Global Markets Are A Big Source of Revenue for Small Businesses

Global Markets Are A Big Source of Revenue for Small Business Owners

(Image: Izabela Habur)

Goods and services from the U.S. sold overseas reached $2.4 trillion as of 2014. You don’t have to be a multinational company making millions of dollars to do business overseas. Many small businesses are seeing the benefit of venturing abroad. In fact, revenues are on the rise for small  companies that sell goods and services internationally, according to the 2016 American Express Grow Global Survey.  Of those companies surveyed that were exporting outside the U.S., 80% saw a boost in revenues after one year, while on average one-quarter, or 26%,  attributed revenue growth to international sales  Additionally, as small businesses look to the future, they are optimistic about exporting. The  Global  Survey also revealed that over the next five years, about 76% of business owners expect that their revenue from sales overseas will increase by about 30%.

Doing Business Overseas

“Our research shows that despite potential challenges, many companies still see international business as an important growth opportunity,” said Ed Marsh, export advisor to American Express in a press statement. “Through our Grow Global program, we know that getting started can often be the hardest part, but when businesses get on the path to global sales, they realize exporting has organizational benefits beyond just revenue growth.”

Business owners understand that while international markets provide growth opportunities, there are still challenges to be met. According to the Global Survey, the most significant concerns for those selling outside the U.S. include the ability to build relationships with foreign partners followed closely by the ability to comply with local and international law, trade regulations, and transportation and shipping costs.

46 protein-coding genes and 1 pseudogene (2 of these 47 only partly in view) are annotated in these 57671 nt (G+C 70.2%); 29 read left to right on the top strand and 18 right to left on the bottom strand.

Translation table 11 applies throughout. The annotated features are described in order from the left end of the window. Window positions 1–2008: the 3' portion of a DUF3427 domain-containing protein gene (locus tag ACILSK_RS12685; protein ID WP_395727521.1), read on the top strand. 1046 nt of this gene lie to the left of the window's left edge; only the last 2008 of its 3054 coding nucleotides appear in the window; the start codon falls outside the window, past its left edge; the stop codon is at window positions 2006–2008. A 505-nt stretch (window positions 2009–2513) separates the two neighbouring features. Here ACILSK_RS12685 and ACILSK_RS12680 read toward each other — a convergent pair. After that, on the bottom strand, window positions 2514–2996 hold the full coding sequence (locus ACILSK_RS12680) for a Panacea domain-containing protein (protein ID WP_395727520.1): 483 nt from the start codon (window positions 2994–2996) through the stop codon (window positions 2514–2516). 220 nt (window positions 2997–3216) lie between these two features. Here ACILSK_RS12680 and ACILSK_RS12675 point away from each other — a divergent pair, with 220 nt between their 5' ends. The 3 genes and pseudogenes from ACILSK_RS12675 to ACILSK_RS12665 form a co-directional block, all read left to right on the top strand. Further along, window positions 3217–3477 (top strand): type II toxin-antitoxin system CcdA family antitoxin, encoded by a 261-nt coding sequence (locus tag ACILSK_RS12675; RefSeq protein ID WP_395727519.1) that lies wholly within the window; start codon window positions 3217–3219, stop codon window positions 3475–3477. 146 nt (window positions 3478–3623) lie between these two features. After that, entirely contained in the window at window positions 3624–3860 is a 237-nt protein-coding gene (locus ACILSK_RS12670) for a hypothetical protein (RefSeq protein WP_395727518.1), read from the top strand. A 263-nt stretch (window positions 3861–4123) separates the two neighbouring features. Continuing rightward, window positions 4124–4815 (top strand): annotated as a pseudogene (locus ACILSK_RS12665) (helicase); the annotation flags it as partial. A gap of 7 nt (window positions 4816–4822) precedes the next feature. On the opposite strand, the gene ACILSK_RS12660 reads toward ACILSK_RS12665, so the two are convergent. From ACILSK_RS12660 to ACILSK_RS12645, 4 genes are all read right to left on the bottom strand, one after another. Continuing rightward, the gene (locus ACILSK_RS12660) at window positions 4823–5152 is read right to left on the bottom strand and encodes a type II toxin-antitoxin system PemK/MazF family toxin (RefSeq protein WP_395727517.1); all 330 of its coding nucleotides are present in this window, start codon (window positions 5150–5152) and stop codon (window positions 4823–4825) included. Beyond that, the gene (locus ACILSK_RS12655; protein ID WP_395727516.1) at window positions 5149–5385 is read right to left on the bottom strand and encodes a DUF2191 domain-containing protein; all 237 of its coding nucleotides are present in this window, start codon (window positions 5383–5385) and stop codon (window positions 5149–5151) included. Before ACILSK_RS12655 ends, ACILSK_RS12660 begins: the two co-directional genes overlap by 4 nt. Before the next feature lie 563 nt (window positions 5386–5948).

The Global Survey also revealed that businesses need assistance navigating such international challenges, some of which include cultural differences/different business practices, at 65%; political instability, around 64%; language barriers, about 59%; and a general lack of knowledge about the oversea markets that they are in, roughly 57%.

Exporting As A Strategic Business Plan

According to the Global Survey, about 78% of small and mid-size businesses entered foreign markets intentionally as part of a strategic business decision, and 63% of them feel informed about how to conduct international business. However, almost four in 10 indicated that they have insufficient market knowledge on exporting and could benefit from additional available resources.

American Express created the Grow Global program in 2015 for this very reason, “to help ease business owners’ concerns and provide valuable resources and networking opportunities for U.S. small and medium-sized businesses that currently export as well as those who are considering exporting.” The federal government also provides resources for business owners interested in doing business overseas.

When it comes to  future exporting plans, the upcoming presidential election  could have an impact on international trade. The Global Survey reports that seven in 10 small business owners indicated the outcome of the election will be  ‘somewhat significant.’